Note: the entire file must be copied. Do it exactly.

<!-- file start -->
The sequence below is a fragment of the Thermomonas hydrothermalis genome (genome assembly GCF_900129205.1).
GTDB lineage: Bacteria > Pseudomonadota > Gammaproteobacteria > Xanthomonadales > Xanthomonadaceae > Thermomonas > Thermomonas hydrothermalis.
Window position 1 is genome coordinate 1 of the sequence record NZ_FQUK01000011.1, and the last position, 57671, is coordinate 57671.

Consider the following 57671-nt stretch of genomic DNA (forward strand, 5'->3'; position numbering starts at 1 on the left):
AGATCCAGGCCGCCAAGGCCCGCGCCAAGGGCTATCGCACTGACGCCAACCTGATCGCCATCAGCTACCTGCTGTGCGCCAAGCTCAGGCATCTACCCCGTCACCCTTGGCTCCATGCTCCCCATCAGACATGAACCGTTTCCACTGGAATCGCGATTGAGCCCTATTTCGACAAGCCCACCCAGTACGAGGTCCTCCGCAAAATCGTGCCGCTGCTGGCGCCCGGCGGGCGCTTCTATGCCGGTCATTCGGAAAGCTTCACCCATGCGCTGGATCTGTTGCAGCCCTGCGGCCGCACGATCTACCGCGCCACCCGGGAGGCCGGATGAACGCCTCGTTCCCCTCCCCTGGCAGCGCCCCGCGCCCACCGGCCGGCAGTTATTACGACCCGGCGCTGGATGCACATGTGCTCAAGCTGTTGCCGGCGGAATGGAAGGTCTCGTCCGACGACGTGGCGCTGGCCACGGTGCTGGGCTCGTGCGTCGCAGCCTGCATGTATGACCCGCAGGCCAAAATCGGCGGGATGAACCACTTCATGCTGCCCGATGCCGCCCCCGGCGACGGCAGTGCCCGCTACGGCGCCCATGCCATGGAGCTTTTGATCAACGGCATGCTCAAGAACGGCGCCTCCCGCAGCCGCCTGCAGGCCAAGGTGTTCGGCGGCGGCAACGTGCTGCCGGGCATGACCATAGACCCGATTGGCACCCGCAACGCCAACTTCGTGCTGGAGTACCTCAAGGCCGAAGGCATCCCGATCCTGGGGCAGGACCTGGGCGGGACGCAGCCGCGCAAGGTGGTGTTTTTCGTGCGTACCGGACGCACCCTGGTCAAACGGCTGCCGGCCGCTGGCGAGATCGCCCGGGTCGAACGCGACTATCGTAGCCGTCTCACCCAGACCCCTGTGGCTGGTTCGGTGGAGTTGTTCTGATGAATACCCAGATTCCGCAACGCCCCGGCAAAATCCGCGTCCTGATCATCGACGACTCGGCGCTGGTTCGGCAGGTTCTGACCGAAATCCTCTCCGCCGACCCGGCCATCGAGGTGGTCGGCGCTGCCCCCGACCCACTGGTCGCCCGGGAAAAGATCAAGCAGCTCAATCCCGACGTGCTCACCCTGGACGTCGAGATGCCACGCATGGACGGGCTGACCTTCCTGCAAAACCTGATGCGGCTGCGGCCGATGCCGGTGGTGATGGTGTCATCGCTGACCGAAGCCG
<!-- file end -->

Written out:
The sequence below is a fragment of the Thermomonas hydrothermalis genome (genome assembly GCF_900129205.1).
GTDB lineage: Bacteria > Pseudomonadota > Gammaproteobacteria > Xanthomonadales > Xanthomonadaceae > Thermomonas > Thermomonas hydrothermalis.
Window position 1 is genome coordinate 1 of the sequence record NZ_FQUK01000011.1, and the last position, 57671, is coordinate 57671.

Consider the following 57671-nt stretch of genomic DNA (forward strand, 5'->3'; position numbering starts at 1 on the left):
AGATCCAGGCCGCCAAGGCCCGCGCCAAGGGCTATCGCACTGACGCCAACCTGATCGCCATCAGCTACCTGCTGTGCGCCAAGCTCAGGCATCTACCCCGTCACCCTTGGCTCCATGCTCCCCATCAGACATGAACCGTTTCCACTGGAATCGCGATTGAGCCCTATTTCGACAAGCCCACCCAGTACGAGGTCCTCCGCAAAATCGTGCCGCTGCTGGCGCCCGGCGGGCGCTTCTATGCCGGTCATTCGGAAAGCTTCACCCATGCGCTGGATCTGTTGCAGCCCTGCGGCCGCACGATCTACCGCGCCACCCGGGAGGCCGGATGAACGCCTCGTTCCCCTCCCCTGGCAGCGCCCCGCGCCCACCGGCCGGCAGTTATTACGACCCGGCGCTGGATGCACATGTGCTCAAGCTGTTGCCGGCGGAATGGAAGGTCTCGTCCGACGACGTGGCGCTGGCCACGGTGCTGGGCTCGTGCGTCGCAGCCTGCATGTATGACCCGCAGGCCAAAATCGGCGGGATGAACCACTTCATGCTGCCCGATGCCGCCCCCGGCGACGGCAGTGCCCGCTACGGCGCCCATGCCATGGAGCTTTTGATCAACGGCATGCTCAAGAACGGCGCCTCCCGCAGCCGCCTGCAGGCCAAGGTGTTCGGCGGCGGCAACGTGCTGCCGGGCATGACCATAGACCCGATTGGCACCCGCAACGCCAACTTCGTGCTGGAGTACCTCAAGGCCGAAGGCATCCCGATCCTGGGGCAGGACCTGGGCGGGACGCAGCCGCGCAAGGTGGTGTTTTTCGTGCGTACCGGACGCACCCTGGTCAAACGGCTGCCGGCCGCTGGCGAGATCGCCCGGGTCGAACGCGACTATCGTAGCCGTCTCACCCAGACCCCTGTGGCTGGTTCGGTGGAGTTGTTCTGATGAATACCCAGATTCCGCAACGCCCCGGCAAAATCCGCGTCCTGATCATCGACGACTCGGCGCTGGTTCGGCAGGTTCTGACCGAAATCCTCTCCGCCGACCCGGCCATCGAGGTGGTCGGCGCTGCCCCCGACCCACTGGTCGCCCGGGAAAAGATCAAGCAGCTCAATCCCGACGTGCTCACCCTGGACGTCGAGATGCCACGCATGGACGGGCTGACCTTCCTGCAAAACCTGATGCGGCTGCGGCCGATGCCGGTGGTGATGGTGTCATCGCTGACCGAAGCCG